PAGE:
2. K-12 must address the increased blending of formal and informal learning.
3. The demand for personalized learning is not adequately supported by current technology or practices.
4. Institutional barriers present formidable challenges to moving forward in a constructive way with emerging technologies.
5. Learning that incorporates real life experiences is not occurring enough and is undervalued when it does take place.
6. Many activities related to learning and education take place outside the walls of the classroom and thus are not part of traditional learning metrics.
The Horizon Report committee concludes…
“These trends and challenges are a reflection of the impact of technology that is occurring in almost every aspect of our lives. They are indicative of the changing nature of the way we communicate, access information, connect with peers and colleagues, learn, and even socialize.”
So how does this all impact my teaching and what happens in my classroom? The first step for me or any other educator and administrator is to accept the reality of what is happening. The job of any one involved in education (past, present or future) is to prepare our students with the skills and strategies to be a productive and successful member of our society. Educational institutions are notorious for their slow, laborious attempts to adapt and change. We must follow suit of those educational, governmental and business organizations that are addressing the current and future impact of technology on education. Recently, the Education and Science Committee of the New Zealand House of Representatives published a report “Inquiry into 21st Century Learning Environments and Digital Literacy” (December 2012). Their comments show an acceptance of the changes that are happening in our world which in turn impact education.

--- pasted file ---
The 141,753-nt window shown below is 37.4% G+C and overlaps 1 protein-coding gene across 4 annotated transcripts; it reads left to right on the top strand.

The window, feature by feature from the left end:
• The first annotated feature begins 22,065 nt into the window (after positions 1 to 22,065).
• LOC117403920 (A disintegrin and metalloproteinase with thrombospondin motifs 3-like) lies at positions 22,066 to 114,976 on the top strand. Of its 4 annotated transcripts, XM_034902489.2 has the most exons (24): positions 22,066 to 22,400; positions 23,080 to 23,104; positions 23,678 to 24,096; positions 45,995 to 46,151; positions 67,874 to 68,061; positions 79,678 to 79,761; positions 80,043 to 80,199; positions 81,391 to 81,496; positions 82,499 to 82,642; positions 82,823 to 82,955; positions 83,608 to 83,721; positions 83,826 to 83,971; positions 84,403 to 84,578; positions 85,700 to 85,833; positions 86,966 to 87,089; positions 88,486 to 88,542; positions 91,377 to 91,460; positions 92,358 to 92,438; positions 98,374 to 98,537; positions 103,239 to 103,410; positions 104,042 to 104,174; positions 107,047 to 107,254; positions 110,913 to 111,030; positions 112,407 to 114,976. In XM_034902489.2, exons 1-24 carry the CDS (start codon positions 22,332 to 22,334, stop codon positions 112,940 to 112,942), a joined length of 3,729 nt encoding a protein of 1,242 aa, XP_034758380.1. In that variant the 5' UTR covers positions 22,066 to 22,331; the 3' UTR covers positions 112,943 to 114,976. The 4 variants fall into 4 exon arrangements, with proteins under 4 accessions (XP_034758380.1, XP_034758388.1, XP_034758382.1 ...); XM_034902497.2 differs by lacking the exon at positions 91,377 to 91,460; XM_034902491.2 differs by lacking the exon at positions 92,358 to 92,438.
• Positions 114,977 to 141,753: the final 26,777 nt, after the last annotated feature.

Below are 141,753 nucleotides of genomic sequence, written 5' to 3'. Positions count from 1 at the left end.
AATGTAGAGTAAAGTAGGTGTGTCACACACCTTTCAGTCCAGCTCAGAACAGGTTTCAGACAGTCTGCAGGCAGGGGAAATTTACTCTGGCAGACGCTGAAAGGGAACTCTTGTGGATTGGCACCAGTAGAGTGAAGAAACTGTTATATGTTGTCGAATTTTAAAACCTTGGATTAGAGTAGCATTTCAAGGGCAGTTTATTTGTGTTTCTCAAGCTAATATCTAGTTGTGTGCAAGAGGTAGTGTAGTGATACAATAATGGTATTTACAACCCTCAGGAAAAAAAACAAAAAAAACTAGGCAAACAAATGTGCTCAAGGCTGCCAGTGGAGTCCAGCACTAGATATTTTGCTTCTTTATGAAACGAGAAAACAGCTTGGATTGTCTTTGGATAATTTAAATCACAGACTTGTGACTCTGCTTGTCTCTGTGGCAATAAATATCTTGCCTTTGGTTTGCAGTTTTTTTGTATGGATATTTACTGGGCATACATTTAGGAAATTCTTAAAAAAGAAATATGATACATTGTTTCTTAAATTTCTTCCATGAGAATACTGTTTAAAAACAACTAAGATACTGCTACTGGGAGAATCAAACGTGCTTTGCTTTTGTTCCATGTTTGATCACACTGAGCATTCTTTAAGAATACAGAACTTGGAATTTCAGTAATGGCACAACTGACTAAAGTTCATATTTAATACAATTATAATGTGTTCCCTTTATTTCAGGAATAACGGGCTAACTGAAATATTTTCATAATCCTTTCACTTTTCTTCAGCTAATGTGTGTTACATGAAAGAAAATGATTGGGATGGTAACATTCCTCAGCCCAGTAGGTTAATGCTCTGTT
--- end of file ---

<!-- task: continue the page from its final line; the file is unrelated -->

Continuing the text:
“We believe major changes in the way students learn are inevitable, and it is essential that the Ministry of Education and teachers be responsive to the shift.”
“The pace of technological development is such that teaching and learning approaches are going to need to be much more flexible to respond to these and future changes.”
“When considering the skills, knowledge, and understanding that will be required of a future teacher, it is important that the approach is open-minded. We understand that technology is rapidly changing, and so the skills required of a teacher cannot be fully anticipated. In assessing the role of the teacher, the changing environment needs to be taken into account.”
The acknowledgement of the impacts of technology on education are imperative for any group to move forward. An acknowledgement that change is already happening and will continue. And acknowledgement that the future can be uncertain and we must be prepared to deal with that…in education and beyond.
Back to the Future
This summer I will travel to Florida with my family for a family reunion. There will be three generations enjoying some fun in the sun and a trip to Disney World is already in the works. I am looking forward to visiting the updated Space Mountain. My six year old nephew said he’d ride the roller coaster with me. (If he grows to 44 inches tall by then!) I’m interested to see if there is a ‘this is the future’ exhibit like I saw many years ago. I’ll be curious to see his reaction to the ‘future’ and if it is more hopeful than mine was so long ago.